• a red-brown vaginal discharge may be seen for up to three weeks after the birth. It is abnormal if it is green or foul-smelling, although there may normally be a small amount of greenish discharge after the kitten or placenta

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Tips To Prepare For The Big Day

Make your home a comfortable place for the impending birth. If you normally let your cat go outside, stop that, to avoid them to go into labor during one of their walkabouts.

About 2 weeks before the due date, you may notice your cat is acting different as they get into nesting mode. To help out, you can scan your home for a good birthing spot for them. Find a medium-sized box with a low opening, and cover it with newspapers, old towels, and soft blankets to create a relaxing area for the mother and their future kittens.

You should place the nesting box in a quiet corner of your house. Let your pregnant cat visit it often, before the birth, so they get used to the area and feel comfortable.

Keep in mind that you can guide your cat as much as possible and set up the ultimate birthing spot, but they are going to do what they are going to do. If they want to give birth in a laundry basket, behind the garbage can, or in the back of your closet, they will.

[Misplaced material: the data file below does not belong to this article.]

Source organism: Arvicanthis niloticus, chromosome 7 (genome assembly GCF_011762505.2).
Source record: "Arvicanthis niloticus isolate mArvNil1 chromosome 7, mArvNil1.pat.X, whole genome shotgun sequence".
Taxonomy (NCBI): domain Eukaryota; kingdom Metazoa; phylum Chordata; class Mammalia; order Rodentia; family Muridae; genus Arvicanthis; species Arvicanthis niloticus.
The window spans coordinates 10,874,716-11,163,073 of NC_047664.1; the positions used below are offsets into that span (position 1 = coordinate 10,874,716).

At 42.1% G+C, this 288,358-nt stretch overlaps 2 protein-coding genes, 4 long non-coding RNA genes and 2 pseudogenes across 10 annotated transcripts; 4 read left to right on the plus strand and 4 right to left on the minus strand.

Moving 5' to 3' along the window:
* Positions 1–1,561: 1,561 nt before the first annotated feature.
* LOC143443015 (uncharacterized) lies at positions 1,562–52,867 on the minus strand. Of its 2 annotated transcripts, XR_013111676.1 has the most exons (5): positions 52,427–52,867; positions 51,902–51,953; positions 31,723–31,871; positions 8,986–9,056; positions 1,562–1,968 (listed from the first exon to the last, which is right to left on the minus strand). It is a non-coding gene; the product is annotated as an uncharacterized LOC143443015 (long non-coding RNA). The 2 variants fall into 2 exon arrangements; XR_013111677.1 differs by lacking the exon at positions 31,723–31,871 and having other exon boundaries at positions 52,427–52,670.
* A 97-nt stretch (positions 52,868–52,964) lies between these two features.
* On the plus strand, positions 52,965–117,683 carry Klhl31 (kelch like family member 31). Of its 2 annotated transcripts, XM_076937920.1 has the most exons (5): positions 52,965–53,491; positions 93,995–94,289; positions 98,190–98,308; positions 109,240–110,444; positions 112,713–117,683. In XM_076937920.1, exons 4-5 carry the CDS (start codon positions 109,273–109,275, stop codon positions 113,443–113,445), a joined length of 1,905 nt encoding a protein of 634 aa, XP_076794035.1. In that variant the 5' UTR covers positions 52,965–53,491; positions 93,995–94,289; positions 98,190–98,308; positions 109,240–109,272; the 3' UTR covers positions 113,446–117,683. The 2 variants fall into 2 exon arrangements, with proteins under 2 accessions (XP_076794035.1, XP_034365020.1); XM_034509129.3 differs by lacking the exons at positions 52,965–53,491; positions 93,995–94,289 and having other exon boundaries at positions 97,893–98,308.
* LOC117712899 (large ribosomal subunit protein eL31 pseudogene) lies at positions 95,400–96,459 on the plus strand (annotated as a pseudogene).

When you notice that the cat is in nesting mode, take them to the vet for their final prenatal visit. The vet will give you more information about how to prepare for the delivery, check on the mother and kitties health, and tell you want to do if theres an emergency during the birth.

Two clues that the big day is coming: Cats usually stop eating 24 hours before they give birth, and their temperature drops below 100 F. Youll meet those kittens soon!

Signs That A Cat Is In Labor

Can a Cat

The average gestation period of a pregnant cat is between 62 and 65 days. They breed an average of four kittens. They can give birth several times a year, but are usually more fertile during the brighter months. During their pregnancy it is recommended that the cat is taken to a veterinarian for various reasons. The vet will help us to prevent any complications, establish an approximate date of birth and encourage a healthy development of the pregnancy.

Changing a cat’s diet during their pregnancy is necessary to ensure they are best able to adapt to their body’s new needs. We should notice that their general food intake increases as the pregnancy proceeds, until a few days before labor. At this point the amount of food they will eat will decrease or they may even stop eating altogether.

Approximating the time of birth is related to changes in the cat’s body temperature. By measuring it, a vert can have an idea of the probable birth date. There are other indications that a cat may give birth, such as preparing a nesting space. This is where the cat seeks out a sheltered and safe space to both give birth and begin rearing the kittens. We can help by making a bed with soft materials and placing it in a warm place away from any drafts or other possible impediments. However, they may choose their own place and you shouldn’t force them to go somewhere they don’t want. Their security is paramount.

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What Happens When My Cat Comes Into Heat